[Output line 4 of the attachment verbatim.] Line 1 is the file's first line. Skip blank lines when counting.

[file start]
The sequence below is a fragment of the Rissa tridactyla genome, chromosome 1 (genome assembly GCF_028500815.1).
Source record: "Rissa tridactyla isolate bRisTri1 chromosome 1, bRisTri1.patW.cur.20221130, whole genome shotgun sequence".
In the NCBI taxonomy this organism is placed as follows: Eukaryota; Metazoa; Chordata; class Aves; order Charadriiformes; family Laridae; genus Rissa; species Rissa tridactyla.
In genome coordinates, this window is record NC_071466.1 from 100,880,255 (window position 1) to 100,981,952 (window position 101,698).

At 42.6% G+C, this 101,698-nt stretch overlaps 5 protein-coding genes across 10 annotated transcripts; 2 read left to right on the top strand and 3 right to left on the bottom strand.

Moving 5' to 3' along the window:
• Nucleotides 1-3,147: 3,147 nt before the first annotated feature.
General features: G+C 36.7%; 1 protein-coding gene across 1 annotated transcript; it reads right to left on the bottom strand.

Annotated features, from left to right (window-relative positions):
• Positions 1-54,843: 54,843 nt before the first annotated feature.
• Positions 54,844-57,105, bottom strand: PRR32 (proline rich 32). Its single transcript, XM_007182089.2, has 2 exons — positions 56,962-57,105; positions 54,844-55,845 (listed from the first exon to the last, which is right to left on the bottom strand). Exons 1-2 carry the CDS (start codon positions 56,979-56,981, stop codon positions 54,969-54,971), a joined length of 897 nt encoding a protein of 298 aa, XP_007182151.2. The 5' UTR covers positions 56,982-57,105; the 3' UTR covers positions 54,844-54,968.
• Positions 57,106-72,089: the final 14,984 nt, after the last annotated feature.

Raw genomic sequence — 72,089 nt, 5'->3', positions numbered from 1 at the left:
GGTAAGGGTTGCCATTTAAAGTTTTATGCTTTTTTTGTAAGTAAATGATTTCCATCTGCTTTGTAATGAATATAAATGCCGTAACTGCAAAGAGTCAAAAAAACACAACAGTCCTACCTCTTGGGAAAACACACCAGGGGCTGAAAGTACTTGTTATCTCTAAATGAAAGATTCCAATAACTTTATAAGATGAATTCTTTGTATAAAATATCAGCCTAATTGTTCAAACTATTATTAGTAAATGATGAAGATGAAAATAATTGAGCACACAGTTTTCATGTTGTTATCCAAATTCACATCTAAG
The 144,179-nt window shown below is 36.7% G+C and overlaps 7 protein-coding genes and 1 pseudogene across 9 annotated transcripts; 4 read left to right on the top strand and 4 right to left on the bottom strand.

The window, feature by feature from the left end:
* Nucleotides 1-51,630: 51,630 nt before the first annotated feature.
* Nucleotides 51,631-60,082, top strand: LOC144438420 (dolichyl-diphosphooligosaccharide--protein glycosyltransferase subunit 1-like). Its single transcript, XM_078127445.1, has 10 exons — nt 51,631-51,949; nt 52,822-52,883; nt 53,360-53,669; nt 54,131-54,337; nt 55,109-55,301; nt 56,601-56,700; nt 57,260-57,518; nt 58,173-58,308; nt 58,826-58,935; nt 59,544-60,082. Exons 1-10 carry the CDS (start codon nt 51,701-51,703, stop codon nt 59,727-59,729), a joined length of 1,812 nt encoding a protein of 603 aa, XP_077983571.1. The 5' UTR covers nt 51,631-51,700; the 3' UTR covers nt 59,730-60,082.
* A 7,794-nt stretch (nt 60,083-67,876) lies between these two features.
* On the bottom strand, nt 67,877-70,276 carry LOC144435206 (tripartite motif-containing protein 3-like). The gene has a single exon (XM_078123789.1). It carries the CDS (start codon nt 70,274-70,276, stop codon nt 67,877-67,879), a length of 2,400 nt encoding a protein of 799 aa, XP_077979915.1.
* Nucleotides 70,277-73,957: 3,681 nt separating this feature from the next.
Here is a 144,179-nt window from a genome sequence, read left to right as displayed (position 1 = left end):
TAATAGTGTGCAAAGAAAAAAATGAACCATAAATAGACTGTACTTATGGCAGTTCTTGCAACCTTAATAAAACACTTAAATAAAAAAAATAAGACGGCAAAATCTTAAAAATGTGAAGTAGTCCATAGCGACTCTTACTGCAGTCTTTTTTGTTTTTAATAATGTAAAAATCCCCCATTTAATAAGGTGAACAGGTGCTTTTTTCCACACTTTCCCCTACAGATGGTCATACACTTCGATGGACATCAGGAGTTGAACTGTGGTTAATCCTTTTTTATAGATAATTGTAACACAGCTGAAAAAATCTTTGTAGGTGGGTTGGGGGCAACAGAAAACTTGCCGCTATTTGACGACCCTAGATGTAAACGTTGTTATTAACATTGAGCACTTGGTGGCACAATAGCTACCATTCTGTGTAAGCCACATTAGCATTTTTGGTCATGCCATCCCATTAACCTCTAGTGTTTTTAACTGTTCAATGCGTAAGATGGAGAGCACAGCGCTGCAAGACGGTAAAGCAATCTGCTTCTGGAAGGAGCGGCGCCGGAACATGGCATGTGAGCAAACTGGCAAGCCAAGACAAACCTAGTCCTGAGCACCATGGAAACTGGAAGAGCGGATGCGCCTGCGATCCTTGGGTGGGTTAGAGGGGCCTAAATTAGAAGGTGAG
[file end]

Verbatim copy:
In genome coordinates, this window is record NC_071466.1 from 100,880,255 (window position 1) to 100,981,952 (window position 101,698).